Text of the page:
The oil tycoon Calouste Gulbenkian (1869-1955) was a British businessman, philanthropist, and art collector of Armenian origin. He lived in a number of cities including Constantinople, London, Paris, and Lisbon, dictated by the unrest in the world at the time.
In 1953, Gulbenkian decided, that his art collection should be kept together after his death, as a foundation and curated and exhibited in Lisbon. Since 1969 it has been housed in a museum designed by Ruy Jervis d’Athoguia, Pedro Cid en Alberto Pessoa in the Parque de Santa Gertrudes, which was designed to complement the building and offers a beautiful natural background with its flora, fauna, and sculptures.
Gulbenkian was involved in the oil business in Baku, Turkey, Cairo, London and Panama and he played an important role in the founding of many companies, such as Royal Dutch Shell, the Turkish Petroleum Company and the Partex Gas and Oil Cooperation. There he was known as Mr 5%, always insisting on taking that percentage from his dealings. Whilst traveling he amassed a huge collection of art totaling 6440 pieces, buying ‘only the best’, from antiquity to the 20th Century. It comprises a large collection from Armenia, together with ancient Egyptian, Greco-Roman, Mesopotamian and Persian pieces. Additionally, he assembled European art from the 15th-19th Century, among which is the famous ‘bubble-blowing boy’ from Manet. His good friend, Sir Kenneth Clark, the then director of the National Gallery, often advised him on these purchases. Gulbenkian crammed a huge number of pieces into his large Paris four-story mansion at the Avenue d’Ièna. He was also a very generous lender from his collection and gave many pieces away to important museums around the world.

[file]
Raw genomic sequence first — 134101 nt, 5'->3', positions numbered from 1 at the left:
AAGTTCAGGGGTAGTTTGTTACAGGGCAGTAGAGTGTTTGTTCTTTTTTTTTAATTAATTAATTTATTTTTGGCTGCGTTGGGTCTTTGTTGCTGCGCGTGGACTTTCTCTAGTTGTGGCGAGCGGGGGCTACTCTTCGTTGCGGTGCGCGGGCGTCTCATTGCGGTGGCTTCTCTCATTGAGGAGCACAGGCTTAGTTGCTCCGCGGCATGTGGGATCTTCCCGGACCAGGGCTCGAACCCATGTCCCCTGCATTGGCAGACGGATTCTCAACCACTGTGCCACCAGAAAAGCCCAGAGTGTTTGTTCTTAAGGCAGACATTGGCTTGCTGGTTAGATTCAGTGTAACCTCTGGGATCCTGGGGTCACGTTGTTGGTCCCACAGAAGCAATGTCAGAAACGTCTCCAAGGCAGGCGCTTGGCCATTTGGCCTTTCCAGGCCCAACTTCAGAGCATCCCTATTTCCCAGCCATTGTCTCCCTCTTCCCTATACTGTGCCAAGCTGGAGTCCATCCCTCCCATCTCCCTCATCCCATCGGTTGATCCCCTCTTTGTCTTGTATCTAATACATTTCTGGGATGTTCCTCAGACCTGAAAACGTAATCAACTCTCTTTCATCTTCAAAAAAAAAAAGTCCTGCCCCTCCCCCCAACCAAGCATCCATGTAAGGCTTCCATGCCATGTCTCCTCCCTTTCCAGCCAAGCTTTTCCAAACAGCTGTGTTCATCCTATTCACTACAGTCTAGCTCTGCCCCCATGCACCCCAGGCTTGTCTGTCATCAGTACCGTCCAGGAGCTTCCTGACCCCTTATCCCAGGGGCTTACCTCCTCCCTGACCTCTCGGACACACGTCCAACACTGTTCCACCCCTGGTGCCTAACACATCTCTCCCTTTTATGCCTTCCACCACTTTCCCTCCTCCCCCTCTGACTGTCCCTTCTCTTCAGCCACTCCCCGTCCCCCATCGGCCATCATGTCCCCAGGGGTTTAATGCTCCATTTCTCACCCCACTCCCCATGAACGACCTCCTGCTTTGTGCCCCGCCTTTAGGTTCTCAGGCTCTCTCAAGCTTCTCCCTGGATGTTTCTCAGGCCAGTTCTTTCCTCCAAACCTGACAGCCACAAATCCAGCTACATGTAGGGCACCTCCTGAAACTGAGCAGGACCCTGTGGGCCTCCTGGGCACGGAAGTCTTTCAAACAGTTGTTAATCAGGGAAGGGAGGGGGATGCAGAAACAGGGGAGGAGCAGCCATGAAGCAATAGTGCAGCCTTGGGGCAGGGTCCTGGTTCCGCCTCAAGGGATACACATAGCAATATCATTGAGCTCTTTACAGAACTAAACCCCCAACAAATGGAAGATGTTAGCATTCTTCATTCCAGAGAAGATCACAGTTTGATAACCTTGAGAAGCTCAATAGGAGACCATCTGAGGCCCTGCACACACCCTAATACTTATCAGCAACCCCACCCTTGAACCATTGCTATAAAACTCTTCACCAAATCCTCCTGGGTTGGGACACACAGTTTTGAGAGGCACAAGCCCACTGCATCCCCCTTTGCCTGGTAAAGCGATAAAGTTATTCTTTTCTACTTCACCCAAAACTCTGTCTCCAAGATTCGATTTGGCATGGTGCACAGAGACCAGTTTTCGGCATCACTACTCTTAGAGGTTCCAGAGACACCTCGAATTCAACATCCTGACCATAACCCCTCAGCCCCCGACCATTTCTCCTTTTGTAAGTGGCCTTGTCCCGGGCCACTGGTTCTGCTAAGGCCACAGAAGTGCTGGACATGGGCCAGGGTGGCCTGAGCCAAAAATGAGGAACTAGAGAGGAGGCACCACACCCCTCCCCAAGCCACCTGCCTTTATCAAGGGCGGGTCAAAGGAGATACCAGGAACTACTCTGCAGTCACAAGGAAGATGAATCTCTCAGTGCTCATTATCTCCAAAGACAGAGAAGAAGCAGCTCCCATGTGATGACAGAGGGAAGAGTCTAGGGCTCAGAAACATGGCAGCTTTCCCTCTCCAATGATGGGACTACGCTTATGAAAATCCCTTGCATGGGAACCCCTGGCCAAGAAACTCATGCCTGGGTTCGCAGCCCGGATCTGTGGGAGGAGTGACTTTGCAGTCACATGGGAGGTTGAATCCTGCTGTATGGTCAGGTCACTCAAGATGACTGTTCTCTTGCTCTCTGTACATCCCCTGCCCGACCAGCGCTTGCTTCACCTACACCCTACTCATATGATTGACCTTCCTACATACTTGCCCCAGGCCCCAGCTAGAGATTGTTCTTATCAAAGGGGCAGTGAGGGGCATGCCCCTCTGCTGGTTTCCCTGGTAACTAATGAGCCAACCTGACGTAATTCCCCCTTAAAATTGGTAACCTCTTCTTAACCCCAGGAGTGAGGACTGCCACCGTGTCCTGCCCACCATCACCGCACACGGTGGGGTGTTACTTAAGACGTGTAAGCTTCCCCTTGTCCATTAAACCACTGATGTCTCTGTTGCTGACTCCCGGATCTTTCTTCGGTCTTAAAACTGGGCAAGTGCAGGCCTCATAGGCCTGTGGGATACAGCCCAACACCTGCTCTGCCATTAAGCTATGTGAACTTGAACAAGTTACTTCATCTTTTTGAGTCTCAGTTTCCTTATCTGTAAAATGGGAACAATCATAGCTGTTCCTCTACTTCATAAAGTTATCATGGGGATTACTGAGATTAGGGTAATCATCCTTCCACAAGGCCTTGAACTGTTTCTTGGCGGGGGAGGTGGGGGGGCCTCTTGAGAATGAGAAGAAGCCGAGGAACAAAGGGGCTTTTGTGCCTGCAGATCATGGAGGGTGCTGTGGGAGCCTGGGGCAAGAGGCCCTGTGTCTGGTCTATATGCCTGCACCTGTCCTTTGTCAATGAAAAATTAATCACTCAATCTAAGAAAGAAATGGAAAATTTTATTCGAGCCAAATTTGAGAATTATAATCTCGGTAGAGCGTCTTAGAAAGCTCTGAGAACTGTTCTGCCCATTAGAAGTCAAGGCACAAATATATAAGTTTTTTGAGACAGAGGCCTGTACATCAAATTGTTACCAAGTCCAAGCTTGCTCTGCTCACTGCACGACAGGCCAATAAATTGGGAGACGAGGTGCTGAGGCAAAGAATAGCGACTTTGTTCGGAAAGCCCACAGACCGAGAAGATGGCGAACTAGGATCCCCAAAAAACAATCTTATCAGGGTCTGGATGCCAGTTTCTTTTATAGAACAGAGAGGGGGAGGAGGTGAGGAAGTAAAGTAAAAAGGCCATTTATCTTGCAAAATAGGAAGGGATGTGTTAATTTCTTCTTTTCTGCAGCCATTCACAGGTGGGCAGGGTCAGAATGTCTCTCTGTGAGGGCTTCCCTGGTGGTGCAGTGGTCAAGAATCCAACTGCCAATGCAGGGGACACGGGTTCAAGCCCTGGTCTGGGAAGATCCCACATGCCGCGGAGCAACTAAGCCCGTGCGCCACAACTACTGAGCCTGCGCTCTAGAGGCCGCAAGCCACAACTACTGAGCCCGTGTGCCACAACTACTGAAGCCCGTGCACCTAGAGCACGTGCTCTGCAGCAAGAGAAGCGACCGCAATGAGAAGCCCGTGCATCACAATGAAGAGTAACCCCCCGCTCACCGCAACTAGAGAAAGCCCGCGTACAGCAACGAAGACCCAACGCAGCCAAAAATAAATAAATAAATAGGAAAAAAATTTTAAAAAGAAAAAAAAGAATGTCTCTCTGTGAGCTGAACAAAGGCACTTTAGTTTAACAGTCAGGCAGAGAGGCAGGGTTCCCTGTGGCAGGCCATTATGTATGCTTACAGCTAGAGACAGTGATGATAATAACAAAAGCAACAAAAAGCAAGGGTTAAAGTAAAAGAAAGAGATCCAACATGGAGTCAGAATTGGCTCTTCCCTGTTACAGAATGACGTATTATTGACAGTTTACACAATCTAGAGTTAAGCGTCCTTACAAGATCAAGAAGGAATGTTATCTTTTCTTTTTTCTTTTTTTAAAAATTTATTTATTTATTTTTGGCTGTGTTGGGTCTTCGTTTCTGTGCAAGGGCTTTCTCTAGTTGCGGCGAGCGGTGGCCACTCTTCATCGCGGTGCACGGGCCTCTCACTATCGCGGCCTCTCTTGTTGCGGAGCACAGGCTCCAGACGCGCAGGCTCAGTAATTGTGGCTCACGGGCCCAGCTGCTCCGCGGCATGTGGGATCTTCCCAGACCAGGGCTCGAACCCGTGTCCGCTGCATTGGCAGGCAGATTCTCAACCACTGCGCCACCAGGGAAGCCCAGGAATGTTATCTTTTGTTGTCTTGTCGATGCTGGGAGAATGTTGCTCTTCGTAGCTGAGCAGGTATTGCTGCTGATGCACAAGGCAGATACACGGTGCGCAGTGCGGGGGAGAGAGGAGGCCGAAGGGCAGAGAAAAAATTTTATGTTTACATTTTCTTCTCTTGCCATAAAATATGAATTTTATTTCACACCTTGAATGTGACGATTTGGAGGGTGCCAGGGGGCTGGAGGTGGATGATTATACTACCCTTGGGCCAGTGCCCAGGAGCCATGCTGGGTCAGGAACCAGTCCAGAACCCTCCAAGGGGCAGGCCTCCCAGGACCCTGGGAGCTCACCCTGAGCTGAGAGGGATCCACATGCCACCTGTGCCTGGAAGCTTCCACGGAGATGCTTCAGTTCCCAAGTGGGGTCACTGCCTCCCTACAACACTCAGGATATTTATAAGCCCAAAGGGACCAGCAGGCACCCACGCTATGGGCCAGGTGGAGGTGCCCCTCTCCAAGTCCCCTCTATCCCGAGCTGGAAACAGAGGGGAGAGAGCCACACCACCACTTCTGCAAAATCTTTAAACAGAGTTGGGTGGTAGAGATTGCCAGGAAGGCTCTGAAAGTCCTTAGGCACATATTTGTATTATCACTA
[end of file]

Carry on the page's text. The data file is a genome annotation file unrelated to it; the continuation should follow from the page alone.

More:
After his death, besides the construction of the museum in Lisbon, various activities in the visual arts were set up, awarding scholarships and new acquisitions. The new additions to the collection of existing contemporary Portugese art, as well as donations and purchases (today some 10.500 pieces), required a new museum. This was built in the park and opened in 1983 and named José de Azeredo Perdigão Modern Art Centre, as a homage to Gulbenkian’s trusted lawyer and the first president of the Foundation who undertook the comprehensive work of realization of Gulbenkian’s will. The C.A.M. has the largest collection of twentieth and twenty-first-century Portuguese art, a British Art collection, (including a large collection of (fragile) films, photographs, and drawings) and a group of Armenian works of art.
The two independent satellites in London and Paris currently maintain active programs with exhibitions, theatre, film, and lectures.
An interview with João Carvalho Dias